Young Nigerians have taken to the streets demanding the shut down of the Special Anti-Robbery Squad (SARS) due to police brutality. They have been chanting “Enough is Enough,” for nearly two weeks. #EndSARS was trending globally for several days after video footage was released, depicting SARS officers shooting a young man and driving off in his vehicle, committing the very crime they were set up to address.
In 1992 SARS was formed to address armed robberies and other violent threats, using almost any measure necessary. They do not wear uniforms or carry identification and they have been accused of committing brutal torture, extrajudicial killings, and sexual violence against offenders. The rallying hashtag #EndSARS has received attention internationally, been tweeted out by many US celebrities, and as of October 16, been mentioned on Twitter around 48 million times. Protests in Nigeria resulted in a military ambush, leaving at least 12 protestors dead. To pay for medical assistance to injured protestors, the Feminist Coalition raised $400,000 partially using Bitcoin. They chose cryptocurrency after seeing that bank transactions and online payment links to facilitate donation had stopped working. Additionally, the hacktivist group Anonymous hacked the Twitter account of Nigeria’s National Broadcasting Commission(NBC), threatened to release Nigerian officials’ secrets.
Protests are dynamic in nature, epitomized by these digital movements in support of EndSARS that demonstrate a global trend of fighting for political change online. “Hashtag activism” is used in global social change movements for online activism, specifically through hashtags on Twitter. It has gained widespread media attention for amplifying issues, such as the Black Lives Matter movement fighting police brutality in the United States. Bitcoin is a cryptocurrency that allows for virtual transactions, giving protestors a decentralized, non-sovereign alternative to the traditional financial system. Hacktivism challenges the nature of institutional power, giving protestors the ability to utilize hacking methods to carry out cyber missions, disrupting websites and disclosing information from penetrated systems, while using social media to amplify their message.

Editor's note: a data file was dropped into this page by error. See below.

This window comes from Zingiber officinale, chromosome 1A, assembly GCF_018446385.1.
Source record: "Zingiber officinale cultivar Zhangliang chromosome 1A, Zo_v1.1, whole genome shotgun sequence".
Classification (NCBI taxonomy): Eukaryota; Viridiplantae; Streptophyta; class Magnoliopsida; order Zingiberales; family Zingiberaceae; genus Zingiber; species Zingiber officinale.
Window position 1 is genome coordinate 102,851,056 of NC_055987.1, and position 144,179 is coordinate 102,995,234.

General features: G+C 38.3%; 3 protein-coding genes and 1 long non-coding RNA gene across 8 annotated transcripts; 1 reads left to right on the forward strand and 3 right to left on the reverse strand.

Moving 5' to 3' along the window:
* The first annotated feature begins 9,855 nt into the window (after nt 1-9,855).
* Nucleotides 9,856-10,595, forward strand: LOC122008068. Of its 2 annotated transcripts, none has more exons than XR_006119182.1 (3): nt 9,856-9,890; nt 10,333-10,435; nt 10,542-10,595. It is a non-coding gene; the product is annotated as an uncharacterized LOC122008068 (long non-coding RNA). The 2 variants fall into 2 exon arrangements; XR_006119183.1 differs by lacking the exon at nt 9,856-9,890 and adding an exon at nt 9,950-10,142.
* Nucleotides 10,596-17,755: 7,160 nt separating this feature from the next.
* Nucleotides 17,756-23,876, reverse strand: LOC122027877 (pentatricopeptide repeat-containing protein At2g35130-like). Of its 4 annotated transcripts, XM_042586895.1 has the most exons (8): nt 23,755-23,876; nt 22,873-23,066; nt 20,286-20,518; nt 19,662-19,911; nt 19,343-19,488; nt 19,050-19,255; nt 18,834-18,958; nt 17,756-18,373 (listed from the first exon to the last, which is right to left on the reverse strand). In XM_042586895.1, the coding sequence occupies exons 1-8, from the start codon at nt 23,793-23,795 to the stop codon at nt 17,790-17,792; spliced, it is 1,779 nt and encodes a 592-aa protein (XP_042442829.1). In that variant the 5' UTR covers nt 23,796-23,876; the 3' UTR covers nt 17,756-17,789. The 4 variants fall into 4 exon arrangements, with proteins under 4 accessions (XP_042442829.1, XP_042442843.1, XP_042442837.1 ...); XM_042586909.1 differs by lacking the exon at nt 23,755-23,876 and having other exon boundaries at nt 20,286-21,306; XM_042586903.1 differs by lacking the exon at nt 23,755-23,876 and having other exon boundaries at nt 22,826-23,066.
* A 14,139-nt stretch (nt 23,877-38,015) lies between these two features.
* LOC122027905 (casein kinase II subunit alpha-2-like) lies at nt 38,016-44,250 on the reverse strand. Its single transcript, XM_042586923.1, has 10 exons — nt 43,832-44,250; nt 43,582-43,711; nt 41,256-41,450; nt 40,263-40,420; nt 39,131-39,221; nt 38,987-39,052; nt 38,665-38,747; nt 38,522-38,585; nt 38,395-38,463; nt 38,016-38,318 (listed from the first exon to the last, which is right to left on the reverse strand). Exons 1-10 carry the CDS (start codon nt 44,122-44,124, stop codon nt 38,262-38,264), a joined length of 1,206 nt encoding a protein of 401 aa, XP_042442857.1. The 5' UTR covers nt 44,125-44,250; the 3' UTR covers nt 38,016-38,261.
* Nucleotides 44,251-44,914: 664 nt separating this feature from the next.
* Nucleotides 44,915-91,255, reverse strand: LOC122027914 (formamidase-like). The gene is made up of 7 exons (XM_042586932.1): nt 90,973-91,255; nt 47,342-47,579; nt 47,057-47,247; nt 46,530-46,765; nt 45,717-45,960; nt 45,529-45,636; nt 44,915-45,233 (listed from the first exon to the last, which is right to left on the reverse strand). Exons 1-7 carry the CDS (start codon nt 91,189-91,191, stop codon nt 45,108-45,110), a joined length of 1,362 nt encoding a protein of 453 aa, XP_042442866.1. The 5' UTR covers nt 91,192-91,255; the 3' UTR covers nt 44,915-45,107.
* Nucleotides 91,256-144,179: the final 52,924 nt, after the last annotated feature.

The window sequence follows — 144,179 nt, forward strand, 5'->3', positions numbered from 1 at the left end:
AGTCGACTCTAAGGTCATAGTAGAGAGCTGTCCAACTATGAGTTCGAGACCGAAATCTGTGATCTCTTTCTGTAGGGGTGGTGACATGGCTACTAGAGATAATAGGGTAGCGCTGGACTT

The increasing utilization of digital spaces in civil movements through political hashtagging, fundraising with Bitcoin, and hacktivism allow for greater participation, awareness, and organization, and help to make protests more effective as seen by #EndSARS in Nigeria. However, these digitized movements need to be complemented with long-term, physical momentum in order to truly make tangible positive change on the issues they address.
#BlackLivesMatter and #NeverAgain are great examples of effectual political hashtagging, working to move the needle forward. #BlackLivesMatter, as Twitter is a more accessible platform, allowing for stories not heard in traditional media. In an interview, DeRay Mckesson, a leading organizer and activist against police brutality, said that, “the history of blackness is also a history of erasure. Everybody has told the story of black people in struggle except black people.” #NeverAgain began after students from Parkland worked to raise awareness about gun violence and direct national conversation about changing gun safety laws. Both mobilized and organized massive protests: half a million people in 550 places across the United States on a single day of Black Lives Matter protests in 2020 as well as 400 protests in support of the #MarchForOurLives protest in Washington, DC in 2018. They also both raised significant amounts of money. For bail funds alone, they received $90 million, and in one day, ActBlue, a company that processes donations for Democratic causes and campaigns, received $41 million dollars. Marjorie Stoneman Douglas High School students raised $3.5 million dollars, allowing them to organize a national march and continued pressure for gun safety legislation.
One of the drawbacks to online activism and political hashtagging includes unengaged interactions with social movements and empty amplification of concise, meaningless phrases. Critics are also quick to point out that #BlackLivesMatter hasn’t fully addressed the systemic issues behind police brutality with tangible policy and #NeverAgain failed to loosen the National Rifle Association (NRA)’s grip on our political system. However, these hashtags aren’t expected to create change singlehandedly: supplemented by long-term, physical attention, tangible change can be made, as hashtagging adds to the protests.
Fundraising with Bitcoin